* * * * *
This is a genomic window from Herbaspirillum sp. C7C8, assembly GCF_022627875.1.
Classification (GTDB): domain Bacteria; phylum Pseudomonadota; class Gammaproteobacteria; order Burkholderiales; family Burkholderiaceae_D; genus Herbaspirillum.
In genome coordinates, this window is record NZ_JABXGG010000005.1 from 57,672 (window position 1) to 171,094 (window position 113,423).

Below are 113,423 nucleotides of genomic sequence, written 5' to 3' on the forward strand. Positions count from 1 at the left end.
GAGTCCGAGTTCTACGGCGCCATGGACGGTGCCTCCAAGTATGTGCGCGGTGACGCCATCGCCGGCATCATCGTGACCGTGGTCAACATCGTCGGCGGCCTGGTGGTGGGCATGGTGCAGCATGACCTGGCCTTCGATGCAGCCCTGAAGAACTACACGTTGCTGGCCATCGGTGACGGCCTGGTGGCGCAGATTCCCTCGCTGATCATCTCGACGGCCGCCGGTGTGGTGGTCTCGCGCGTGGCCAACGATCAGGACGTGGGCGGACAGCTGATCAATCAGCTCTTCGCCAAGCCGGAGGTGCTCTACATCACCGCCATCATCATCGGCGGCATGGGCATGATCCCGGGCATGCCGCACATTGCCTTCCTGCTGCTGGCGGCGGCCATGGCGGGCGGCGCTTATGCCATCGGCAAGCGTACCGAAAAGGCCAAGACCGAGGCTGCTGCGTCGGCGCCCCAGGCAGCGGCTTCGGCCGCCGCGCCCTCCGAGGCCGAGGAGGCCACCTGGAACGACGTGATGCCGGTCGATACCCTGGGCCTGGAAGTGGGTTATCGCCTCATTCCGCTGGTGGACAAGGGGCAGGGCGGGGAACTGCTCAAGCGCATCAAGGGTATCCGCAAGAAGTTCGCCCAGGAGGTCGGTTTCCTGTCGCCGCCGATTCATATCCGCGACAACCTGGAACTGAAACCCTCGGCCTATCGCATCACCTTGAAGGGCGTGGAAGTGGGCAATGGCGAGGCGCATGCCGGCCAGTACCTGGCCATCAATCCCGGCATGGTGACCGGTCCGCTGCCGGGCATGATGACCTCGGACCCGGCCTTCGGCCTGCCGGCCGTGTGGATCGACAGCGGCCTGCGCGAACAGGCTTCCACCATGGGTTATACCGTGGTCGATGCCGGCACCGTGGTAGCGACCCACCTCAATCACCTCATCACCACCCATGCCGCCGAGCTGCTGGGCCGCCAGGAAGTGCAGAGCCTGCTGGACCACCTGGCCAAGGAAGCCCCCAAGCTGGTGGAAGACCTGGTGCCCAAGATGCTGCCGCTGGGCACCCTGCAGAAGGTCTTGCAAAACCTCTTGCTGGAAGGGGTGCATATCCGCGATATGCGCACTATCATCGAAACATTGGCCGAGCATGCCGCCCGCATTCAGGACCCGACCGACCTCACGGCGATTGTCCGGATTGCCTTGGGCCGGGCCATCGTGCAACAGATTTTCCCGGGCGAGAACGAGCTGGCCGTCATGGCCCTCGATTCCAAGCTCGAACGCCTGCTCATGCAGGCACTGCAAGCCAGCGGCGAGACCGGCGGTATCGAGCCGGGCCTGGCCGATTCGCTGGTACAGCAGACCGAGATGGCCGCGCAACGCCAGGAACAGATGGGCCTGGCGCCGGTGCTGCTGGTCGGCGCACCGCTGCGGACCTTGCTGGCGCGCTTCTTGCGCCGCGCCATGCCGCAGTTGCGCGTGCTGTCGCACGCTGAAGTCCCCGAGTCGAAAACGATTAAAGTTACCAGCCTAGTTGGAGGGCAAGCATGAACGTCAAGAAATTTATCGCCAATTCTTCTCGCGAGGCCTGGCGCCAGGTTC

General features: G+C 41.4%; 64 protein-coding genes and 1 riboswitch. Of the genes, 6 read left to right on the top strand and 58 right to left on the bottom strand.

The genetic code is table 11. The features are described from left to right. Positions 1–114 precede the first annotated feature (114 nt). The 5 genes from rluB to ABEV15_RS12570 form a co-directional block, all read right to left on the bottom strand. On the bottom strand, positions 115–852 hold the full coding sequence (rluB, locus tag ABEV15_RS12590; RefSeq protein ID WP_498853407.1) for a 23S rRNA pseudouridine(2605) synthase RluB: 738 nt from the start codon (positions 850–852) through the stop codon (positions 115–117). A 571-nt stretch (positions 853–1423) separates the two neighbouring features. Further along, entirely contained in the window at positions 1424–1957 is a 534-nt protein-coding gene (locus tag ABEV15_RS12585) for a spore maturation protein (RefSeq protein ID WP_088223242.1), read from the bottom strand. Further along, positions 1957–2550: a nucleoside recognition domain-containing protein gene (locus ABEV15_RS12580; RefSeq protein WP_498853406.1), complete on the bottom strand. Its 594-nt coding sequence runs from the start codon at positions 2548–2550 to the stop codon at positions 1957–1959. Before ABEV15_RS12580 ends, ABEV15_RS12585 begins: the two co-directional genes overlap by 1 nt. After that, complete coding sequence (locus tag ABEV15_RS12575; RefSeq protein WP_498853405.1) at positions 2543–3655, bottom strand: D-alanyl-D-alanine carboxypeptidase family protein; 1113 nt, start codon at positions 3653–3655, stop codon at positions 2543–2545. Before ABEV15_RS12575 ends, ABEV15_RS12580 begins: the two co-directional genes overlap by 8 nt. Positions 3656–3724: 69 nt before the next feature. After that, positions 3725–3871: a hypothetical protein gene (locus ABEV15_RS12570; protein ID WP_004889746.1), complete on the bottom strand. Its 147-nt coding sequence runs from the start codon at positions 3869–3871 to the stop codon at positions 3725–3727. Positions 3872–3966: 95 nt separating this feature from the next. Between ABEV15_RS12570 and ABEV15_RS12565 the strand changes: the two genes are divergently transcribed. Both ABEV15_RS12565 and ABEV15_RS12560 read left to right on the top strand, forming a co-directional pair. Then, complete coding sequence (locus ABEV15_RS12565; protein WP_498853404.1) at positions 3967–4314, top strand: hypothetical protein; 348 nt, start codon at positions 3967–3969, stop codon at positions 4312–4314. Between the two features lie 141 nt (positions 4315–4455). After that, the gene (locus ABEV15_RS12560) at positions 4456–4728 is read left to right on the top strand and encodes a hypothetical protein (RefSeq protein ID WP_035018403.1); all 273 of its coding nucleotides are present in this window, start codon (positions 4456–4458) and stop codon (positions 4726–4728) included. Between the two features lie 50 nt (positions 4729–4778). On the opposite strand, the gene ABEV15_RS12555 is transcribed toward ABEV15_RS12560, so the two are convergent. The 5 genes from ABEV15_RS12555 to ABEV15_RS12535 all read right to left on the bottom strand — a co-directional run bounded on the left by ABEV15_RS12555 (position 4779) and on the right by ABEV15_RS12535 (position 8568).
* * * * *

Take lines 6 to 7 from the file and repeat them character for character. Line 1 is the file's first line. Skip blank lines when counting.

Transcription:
General features: G+C 41.4%; 64 protein-coding genes and 1 riboswitch. Of the genes, 6 read left to right on the top strand and 58 right to left on the bottom strand.

The genetic code is table 11. The features are described from left to right. Positions 1–114 precede the first annotated feature (114 nt). The 5 genes from rluB to ABEV15_RS12570 form a co-directional block, all read right to left on the bottom strand. On the bottom strand, positions 115–852 hold the full coding sequence (rluB, locus tag ABEV15_RS12590; RefSeq protein ID WP_498853407.1) for a 23S rRNA pseudouridine(2605) synthase RluB: 738 nt from the start codon (positions 850–852) through the stop codon (positions 115–117). A 571-nt stretch (positions 853–1423) separates the two neighbouring features. Further along, entirely contained in the window at positions 1424–1957 is a 534-nt protein-coding gene (locus tag ABEV15_RS12585) for a spore maturation protein (RefSeq protein ID WP_088223242.1), read from the bottom strand. Further along, positions 1957–2550: a nucleoside recognition domain-containing protein gene (locus ABEV15_RS12580; RefSeq protein WP_498853406.1), complete on the bottom strand. Its 594-nt coding sequence runs from the start codon at positions 2548–2550 to the stop codon at positions 1957–1959. Before ABEV15_RS12580 ends, ABEV15_RS12585 begins: the two co-directional genes overlap by 1 nt. After that, complete coding sequence (locus tag ABEV15_RS12575; RefSeq protein WP_498853405.1) at positions 2543–3655, bottom strand: D-alanyl-D-alanine carboxypeptidase family protein; 1113 nt, start codon at positions 3653–3655, stop codon at positions 2543–2545. Before ABEV15_RS12575 ends, ABEV15_RS12580 begins: the two co-directional genes overlap by 8 nt. Positions 3656–3724: 69 nt before the next feature. After that, positions 3725–3871: a hypothetical protein gene (locus ABEV15_RS12570; protein ID WP_004889746.1), complete on the bottom strand. Its 147-nt coding sequence runs from the start codon at positions 3869–3871 to the stop codon at positions 3725–3727. Positions 3872–3966: 95 nt separating this feature from the next. Between ABEV15_RS12570 and ABEV15_RS12565 the strand changes: the two genes are divergently transcribed. Both ABEV15_RS12565 and ABEV15_RS12560 read left to right on the top strand, forming a co-directional pair. Then, complete coding sequence (locus ABEV15_RS12565; protein WP_498853404.1) at positions 3967–4314, top strand: hypothetical protein; 348 nt, start codon at positions 3967–3969, stop codon at positions 4312–4314. Between the two features lie 141 nt (positions 4315–4455). After that, the gene (locus ABEV15_RS12560) at positions 4456–4728 is read left to right on the top strand and encodes a hypothetical protein (RefSeq protein ID WP_035018403.1); all 273 of its coding nucleotides are present in this window, start codon (positions 4456–4458) and stop codon (positions 4726–4728) included. Between the two features lie 50 nt (positions 4729–4778). On the opposite strand, the gene ABEV15_RS12555 is transcribed toward ABEV15_RS12560, so the two are convergent. The 5 genes from ABEV15_RS12555 to ABEV15_RS12535 all read right to left on the bottom strand — a co-directional run bounded on the left by ABEV15_RS12555 (position 4779) and on the right by ABEV15_RS12535 (position 8568).